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Trump Tweets About Death Penalty For NYC Terror Suspect Could Totally Ruin His Plan


On two separate occasions, President Donald Trump has used Twitter to call for the man suspected of committing a terror attack in Manhattan to receive the death penalty. On both occasions, the president's words have been met by virtual face palms and warnings that Trump's public cry for a death sentence could become an obstacle for the prosecution. The headlines Trump's tweets about a death penalty have generated tell the story themselves.

On Thursday morning, Nov. 2, the New York Times shared its own report with a caption: "Trump tweeted that the Manhattan attack suspect "SHOULD GET DEATH PENALTY!" The remark could haunt prosecutors." CNBC also shared a report on the president's tweets with a similar caption: "Trump double downs that alleged NYC terrorist should get 'DEATH PENALTY!' That may hurt prosecution."

Media members, too, were quick to opine that the president's words were unwise.

"Comments like this can be used by defense attorneys to argue that their clients cannot get a fair trial," wrote MSNBC producer Kyle Griffin.

"I've run out of adjectives," said Washington Free Beacon reporter Alex Griswold. "By weighing in like this, Trump may have just assured he DOESN'T get the death penalty."

And on and on they went:

What Trump Said

The reactions all alluded to potential implications for prosecutors who could face the Manhattan terror suspect in court, and were all made in response to three tweets the president sent out between Wednesday night and Thursday morning.

The first time Trump called for the death penalty, he wrote, "NYC terrorist was happy as he asked to hang ISIS flag in his hospital room. He killed 8 people, badly injured 12. SHOULD GET DEATH PENALTY!"

In the morning, the president commented on the same subject, this time with a pair of tweets:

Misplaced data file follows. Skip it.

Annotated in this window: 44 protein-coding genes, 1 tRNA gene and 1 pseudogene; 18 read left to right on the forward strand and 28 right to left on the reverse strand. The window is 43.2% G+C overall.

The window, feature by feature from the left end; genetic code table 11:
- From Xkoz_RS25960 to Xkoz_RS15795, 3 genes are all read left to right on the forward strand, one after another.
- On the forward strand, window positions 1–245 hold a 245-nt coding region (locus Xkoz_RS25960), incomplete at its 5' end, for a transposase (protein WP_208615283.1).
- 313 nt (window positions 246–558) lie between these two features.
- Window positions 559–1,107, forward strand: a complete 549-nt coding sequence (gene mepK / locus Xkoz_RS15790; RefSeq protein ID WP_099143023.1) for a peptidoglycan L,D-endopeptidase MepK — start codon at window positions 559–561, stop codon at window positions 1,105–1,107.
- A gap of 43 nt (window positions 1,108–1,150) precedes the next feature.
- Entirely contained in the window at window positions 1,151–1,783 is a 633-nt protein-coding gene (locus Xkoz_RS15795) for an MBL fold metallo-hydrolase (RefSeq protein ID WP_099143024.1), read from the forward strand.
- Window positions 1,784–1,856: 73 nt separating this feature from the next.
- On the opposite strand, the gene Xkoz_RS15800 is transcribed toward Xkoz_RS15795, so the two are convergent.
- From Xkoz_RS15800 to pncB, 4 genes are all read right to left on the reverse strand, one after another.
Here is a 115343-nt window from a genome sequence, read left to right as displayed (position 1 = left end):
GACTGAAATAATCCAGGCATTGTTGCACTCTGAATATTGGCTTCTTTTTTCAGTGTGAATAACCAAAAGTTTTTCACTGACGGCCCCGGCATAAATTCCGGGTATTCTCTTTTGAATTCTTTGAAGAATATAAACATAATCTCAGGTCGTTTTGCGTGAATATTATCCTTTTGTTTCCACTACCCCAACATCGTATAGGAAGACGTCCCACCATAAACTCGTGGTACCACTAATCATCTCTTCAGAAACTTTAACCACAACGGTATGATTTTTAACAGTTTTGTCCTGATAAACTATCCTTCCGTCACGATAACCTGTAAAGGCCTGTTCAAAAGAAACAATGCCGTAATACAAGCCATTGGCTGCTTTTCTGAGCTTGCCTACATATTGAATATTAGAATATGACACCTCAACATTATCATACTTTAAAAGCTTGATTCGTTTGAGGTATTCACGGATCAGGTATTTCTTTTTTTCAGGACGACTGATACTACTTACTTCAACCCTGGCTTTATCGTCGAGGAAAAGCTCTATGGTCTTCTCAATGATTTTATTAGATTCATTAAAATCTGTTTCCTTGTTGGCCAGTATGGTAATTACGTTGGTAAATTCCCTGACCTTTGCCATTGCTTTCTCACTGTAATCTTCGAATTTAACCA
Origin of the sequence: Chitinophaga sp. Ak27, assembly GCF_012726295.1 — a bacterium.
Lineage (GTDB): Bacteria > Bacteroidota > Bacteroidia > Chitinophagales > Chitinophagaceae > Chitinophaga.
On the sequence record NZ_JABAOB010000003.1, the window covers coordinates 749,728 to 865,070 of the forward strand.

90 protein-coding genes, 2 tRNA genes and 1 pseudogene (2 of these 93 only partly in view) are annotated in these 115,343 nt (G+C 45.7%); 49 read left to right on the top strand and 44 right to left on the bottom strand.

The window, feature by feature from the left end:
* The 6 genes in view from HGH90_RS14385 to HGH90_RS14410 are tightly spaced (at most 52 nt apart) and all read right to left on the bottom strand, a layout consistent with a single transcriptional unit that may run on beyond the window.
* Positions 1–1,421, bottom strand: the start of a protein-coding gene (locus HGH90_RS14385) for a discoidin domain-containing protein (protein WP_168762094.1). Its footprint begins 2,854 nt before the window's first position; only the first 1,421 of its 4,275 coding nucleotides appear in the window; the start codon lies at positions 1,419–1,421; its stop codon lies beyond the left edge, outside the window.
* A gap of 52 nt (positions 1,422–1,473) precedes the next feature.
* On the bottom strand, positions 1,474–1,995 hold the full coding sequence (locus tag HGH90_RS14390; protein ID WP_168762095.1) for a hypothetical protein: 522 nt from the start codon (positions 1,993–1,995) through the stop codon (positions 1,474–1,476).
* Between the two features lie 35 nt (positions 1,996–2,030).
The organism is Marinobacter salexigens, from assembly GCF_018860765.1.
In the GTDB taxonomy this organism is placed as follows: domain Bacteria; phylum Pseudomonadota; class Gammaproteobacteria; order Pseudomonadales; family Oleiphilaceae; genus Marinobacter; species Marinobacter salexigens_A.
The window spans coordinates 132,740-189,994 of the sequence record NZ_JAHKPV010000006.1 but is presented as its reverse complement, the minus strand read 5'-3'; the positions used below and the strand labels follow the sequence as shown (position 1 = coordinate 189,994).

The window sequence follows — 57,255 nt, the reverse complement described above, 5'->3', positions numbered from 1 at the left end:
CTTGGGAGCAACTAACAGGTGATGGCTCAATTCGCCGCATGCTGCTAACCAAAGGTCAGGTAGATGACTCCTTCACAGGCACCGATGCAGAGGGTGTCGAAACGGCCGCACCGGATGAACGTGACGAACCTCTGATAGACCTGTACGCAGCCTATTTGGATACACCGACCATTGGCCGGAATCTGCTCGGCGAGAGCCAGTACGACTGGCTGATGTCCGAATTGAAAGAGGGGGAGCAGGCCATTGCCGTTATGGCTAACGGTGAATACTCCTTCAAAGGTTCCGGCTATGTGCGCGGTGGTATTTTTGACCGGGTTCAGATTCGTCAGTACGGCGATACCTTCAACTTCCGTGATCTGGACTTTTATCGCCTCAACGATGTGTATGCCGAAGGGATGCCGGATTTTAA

The tweets attracted scrutiny, including from legal experts, that all expressed a basic sentiment: The president was pre-judging the trial, and that could complicated matters by providing a means for the defense to argue it is not receiving a fair trial.

That the idea of a president president pre-judging is taboo was made apparent during the last administration as well. Back in 2009, when there was criticism of the fact that five suspected terrorists would be facing trial in New York (instead of a military court), former President Obama offered a response that drew attention.

"I don’t think it will be offensive at all when he’s convicted and when the death penalty is applied to him" Obama said at the time. The former president then backtracked, however, making it clear that he wasn't trying to do what critics are warning Trump to avoid today.

"What I said was people will not be offended if that’s outcome. I‘m not pre-judging," Obama said.

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Trump's tweets about the death penalty aren't the only comments he's made about his displeasure with the legal process the Manhattan terror suspect could face. On Wednesday, the president also called the process "a joke," telling reporters,

The terror suspect who was arrested on Monday, Oct. 30, is a 29-year-old immigrant from Uzbekistan who is thought to be responsible for the eight deaths and other injuries that occurred near Manhattan's West Side highway.